DANISH PARLIMENTARIANS

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Transcript DANISH PARLIMENTARIANS

Citizenship and
Immigration Canada
Citoyenneté et
Immigration Canada
Immigrant and Refugee Integration
The Canadian Way
Concepts and Context
San Jose, Costa Rica
June 23, 2005
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OVERVIEW
Katharine Cornfield
Director, Integration Promotion
Integration Branch, CIC
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MANAGED MIGRATION TO CANADA

Government establishes annual plan for immigration
and reports to Parliament

Goal is to select and admit approximately 225,000
permanent residents each year

Balance of economic immigrants, family members
and refugees is intended to facilitate successful
integration

Canada also admits thousands of temporary
residents each year
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TYPES OF MIGRATION
•Temporary Residents
•Students
•Temporary Workers
•Permanent Residents
•Economic
•Non-Economic (Family Class)
•Refugees
•Resettled
•Asylum
•Without Status
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THE IMMIGRATION ACT

The Immigration and Refugee Protection Act affirms
fundamental principles of non-discrimination and
universality

The Act articulates three basic goals for selecting
immigrants for permanent residence based on our
economic, social, and humanitarian values

The Act also defines visitor status for students and
temporary workers.
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IMMIGRATION AND THE CONSTITUTION

Constitutionally, immigration is a shared jurisdictional responsibility:
• federal government responsible for entry, asylum, processing and removal
activities
• some provincial involvement in immigrant and overseas refugee selection
and in settlement and integration services

Constitutionally, health, education and social services are provincial
responsibilities with federal transfer payments.

Permanent residents, including refugees, have full access to social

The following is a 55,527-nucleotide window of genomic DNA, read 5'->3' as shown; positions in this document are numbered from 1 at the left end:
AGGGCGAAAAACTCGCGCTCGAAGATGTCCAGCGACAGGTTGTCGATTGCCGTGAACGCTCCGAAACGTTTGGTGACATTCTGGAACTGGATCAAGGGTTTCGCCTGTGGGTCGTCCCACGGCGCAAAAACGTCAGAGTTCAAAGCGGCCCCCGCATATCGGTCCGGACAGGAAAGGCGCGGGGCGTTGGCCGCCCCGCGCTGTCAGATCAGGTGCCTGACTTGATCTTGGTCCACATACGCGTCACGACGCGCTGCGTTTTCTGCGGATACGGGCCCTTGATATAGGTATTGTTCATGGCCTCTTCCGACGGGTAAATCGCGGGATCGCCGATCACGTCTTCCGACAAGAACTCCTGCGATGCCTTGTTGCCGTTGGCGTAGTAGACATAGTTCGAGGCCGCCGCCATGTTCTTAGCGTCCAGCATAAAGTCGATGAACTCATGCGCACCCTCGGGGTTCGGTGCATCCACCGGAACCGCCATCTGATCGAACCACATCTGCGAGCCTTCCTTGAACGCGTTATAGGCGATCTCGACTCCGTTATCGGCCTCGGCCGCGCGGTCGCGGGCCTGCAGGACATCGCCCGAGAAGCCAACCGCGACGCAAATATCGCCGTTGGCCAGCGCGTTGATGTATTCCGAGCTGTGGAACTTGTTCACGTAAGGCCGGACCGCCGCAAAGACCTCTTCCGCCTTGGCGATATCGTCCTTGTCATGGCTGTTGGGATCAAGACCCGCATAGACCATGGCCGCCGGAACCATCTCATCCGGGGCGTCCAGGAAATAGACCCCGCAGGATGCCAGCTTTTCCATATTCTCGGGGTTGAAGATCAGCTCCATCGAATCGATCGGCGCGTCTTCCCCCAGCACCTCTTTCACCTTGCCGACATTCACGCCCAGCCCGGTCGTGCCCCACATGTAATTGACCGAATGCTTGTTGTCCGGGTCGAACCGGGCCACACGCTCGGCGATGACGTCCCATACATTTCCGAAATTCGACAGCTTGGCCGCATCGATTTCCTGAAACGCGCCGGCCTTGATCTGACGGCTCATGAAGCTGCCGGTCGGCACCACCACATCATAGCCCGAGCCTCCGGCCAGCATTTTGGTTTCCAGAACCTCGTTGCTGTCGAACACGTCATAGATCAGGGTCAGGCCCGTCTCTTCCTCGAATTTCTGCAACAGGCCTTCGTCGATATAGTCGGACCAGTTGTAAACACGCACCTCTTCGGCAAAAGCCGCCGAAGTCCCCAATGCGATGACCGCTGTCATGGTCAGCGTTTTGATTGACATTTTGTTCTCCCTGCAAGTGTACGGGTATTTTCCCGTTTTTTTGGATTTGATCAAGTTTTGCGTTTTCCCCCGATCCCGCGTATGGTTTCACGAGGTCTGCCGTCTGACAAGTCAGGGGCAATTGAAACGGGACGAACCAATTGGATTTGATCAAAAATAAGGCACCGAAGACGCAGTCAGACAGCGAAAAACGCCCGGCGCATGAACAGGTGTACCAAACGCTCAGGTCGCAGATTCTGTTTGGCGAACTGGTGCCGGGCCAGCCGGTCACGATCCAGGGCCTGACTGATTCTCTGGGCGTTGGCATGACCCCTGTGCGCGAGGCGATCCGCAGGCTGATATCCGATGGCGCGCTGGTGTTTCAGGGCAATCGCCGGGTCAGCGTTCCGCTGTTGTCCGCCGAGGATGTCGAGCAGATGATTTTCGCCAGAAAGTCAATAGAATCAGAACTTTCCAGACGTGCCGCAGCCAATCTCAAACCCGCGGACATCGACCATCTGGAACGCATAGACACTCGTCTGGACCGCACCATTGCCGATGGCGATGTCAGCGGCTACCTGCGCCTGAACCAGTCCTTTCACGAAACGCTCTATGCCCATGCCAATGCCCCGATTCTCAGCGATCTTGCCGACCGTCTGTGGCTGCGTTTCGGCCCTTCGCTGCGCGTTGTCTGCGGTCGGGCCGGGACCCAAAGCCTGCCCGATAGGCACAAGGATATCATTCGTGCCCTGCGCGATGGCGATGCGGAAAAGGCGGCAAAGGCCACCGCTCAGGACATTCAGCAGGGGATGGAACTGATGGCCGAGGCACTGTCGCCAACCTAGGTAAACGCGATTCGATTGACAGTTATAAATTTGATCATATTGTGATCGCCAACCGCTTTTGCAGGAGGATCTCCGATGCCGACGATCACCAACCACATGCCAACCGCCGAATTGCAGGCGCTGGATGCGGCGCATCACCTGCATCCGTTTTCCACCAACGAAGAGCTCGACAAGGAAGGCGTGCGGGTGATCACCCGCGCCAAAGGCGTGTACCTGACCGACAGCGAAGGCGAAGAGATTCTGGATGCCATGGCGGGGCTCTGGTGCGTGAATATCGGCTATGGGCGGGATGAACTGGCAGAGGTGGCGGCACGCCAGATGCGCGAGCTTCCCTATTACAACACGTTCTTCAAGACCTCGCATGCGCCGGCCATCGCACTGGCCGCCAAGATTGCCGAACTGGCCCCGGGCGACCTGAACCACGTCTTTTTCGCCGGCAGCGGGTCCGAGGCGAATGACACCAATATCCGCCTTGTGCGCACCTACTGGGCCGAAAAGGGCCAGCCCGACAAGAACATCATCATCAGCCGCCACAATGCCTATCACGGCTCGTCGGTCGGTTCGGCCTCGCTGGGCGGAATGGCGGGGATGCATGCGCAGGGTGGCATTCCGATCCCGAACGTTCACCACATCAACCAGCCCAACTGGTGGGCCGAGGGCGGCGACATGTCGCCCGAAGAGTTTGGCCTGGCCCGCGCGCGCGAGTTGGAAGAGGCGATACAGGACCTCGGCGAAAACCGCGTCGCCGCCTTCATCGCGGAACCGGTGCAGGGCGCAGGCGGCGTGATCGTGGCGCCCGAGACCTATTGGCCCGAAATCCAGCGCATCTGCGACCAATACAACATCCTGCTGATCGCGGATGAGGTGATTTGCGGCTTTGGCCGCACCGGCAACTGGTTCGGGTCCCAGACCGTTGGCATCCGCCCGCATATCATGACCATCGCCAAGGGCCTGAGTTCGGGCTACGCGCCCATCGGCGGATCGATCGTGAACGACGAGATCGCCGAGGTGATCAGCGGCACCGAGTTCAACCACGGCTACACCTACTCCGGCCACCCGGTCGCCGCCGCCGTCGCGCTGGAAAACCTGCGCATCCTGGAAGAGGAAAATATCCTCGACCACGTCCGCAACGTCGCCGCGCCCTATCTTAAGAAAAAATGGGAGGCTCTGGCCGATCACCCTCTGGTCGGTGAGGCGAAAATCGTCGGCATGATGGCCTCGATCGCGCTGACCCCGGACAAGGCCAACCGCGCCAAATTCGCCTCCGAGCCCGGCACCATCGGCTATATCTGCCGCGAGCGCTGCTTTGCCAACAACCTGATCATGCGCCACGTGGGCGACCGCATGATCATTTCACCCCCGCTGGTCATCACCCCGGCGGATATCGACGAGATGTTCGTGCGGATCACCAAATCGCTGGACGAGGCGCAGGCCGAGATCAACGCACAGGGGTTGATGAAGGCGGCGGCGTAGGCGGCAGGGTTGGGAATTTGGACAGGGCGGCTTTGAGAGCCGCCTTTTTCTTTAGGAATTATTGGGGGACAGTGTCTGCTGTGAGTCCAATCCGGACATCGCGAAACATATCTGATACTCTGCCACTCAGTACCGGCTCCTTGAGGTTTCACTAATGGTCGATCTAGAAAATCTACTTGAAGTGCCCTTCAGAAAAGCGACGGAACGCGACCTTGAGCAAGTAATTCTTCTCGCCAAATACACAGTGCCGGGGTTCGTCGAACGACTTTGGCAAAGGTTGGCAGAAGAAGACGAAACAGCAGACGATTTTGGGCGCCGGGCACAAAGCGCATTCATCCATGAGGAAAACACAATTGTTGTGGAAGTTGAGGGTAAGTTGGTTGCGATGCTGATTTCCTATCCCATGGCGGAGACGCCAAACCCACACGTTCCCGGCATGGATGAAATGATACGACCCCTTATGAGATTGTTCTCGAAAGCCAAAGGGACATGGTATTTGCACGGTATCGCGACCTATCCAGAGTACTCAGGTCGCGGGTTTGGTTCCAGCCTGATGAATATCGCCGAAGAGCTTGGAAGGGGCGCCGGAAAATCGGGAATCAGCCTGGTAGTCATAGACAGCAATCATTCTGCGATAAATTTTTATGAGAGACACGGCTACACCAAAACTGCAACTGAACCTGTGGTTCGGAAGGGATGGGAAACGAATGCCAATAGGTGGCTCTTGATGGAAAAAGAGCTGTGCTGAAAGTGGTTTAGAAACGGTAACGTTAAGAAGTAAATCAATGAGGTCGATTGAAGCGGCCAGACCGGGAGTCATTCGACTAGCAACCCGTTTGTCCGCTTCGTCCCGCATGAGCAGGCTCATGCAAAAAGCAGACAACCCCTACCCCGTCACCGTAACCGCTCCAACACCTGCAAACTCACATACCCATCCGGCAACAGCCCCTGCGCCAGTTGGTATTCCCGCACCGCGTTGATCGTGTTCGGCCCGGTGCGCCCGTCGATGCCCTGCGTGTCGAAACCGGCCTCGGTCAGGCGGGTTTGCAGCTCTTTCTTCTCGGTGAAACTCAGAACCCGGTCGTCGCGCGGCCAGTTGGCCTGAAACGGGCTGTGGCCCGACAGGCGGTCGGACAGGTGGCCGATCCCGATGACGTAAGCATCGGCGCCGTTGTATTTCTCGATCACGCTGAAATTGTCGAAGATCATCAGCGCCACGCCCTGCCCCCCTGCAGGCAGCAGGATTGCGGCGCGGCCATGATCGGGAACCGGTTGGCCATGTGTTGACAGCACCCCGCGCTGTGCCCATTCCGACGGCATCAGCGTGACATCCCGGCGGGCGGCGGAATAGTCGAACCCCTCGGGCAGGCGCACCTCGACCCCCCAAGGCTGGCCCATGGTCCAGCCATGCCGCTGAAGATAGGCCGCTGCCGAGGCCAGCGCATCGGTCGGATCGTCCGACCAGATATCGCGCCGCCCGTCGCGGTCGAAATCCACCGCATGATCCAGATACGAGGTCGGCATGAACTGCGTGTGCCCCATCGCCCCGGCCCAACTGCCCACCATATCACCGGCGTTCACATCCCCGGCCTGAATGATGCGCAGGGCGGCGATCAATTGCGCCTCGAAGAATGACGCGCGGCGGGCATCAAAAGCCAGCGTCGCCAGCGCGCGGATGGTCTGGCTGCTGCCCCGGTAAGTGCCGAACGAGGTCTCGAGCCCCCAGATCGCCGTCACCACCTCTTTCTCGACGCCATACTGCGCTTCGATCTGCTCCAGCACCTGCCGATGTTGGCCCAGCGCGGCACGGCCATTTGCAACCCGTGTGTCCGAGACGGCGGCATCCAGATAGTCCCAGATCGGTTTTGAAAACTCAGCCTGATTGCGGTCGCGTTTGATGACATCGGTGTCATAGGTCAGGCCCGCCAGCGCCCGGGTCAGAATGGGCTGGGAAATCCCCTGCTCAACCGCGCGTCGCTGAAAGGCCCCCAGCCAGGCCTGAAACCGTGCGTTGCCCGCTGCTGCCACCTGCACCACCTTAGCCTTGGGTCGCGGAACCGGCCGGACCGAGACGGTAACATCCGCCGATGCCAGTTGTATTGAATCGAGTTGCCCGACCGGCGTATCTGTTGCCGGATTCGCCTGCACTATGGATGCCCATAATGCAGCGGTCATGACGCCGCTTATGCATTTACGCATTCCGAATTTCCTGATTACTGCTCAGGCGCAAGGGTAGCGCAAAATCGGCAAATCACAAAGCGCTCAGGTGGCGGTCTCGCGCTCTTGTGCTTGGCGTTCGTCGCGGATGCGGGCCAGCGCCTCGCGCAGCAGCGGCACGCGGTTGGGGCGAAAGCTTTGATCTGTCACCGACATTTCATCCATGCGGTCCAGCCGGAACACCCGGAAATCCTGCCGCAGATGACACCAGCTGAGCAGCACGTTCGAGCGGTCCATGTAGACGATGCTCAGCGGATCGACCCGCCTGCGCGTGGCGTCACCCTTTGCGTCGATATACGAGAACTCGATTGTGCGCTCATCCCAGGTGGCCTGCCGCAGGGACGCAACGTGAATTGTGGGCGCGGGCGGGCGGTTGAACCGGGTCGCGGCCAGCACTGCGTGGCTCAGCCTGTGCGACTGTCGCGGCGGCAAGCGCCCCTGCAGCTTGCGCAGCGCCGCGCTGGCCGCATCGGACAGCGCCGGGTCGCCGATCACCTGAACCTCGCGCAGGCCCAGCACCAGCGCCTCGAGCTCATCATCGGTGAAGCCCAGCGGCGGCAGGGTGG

services, health services and education.

Federal government provides some specialized services to permanent
residents and refugees.
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A SNAPSHOT OF DIVERSITY IN CANADA

40 years ago, the top 10 immigrant source
countries were European

In 2003, the top five source countries for
immigrants were Asian

The characteristics of Canada’s population
are changing
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CLUSTERED IN THREE CITIES

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Canada’s immigrant and refugee population
largely urban:

73% of the immigrants settle in Vancouver, Toronto and Montreal

Resettled refugees also destined to
medium-sized and large communities
Key tool to social cohesion – effective
immigrant integration
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SOCIAL COHESION - THE CANADIAN CONTEXT

Canada’s history is built upon three key elements of diversity

Census 2001 – 5.4 million individuals born outside of the
country – 18% of our population

Four million individuals identified as visible minorities– 13% of
our total population of 29.6 million

Diversity presents the country with opportunities
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CANADA’S SHARED CITIZENSHIP MODEL
 Canadians have developed a unique model of
“shared citizenship”
 Key success factors: shared core values, shared
rights and responsibilities
 Common goal of building an inclusive society
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ENVIRONMENTAL INFLUENCES

Multiculturalism fosters cultural participation, active
citizenship and participation in Canada’s civic life,
and strengthens connections among Canadians

In 10 years – 100% of our net labour force growth
will come from immigrants

In 20 years – 100% of our net population growth will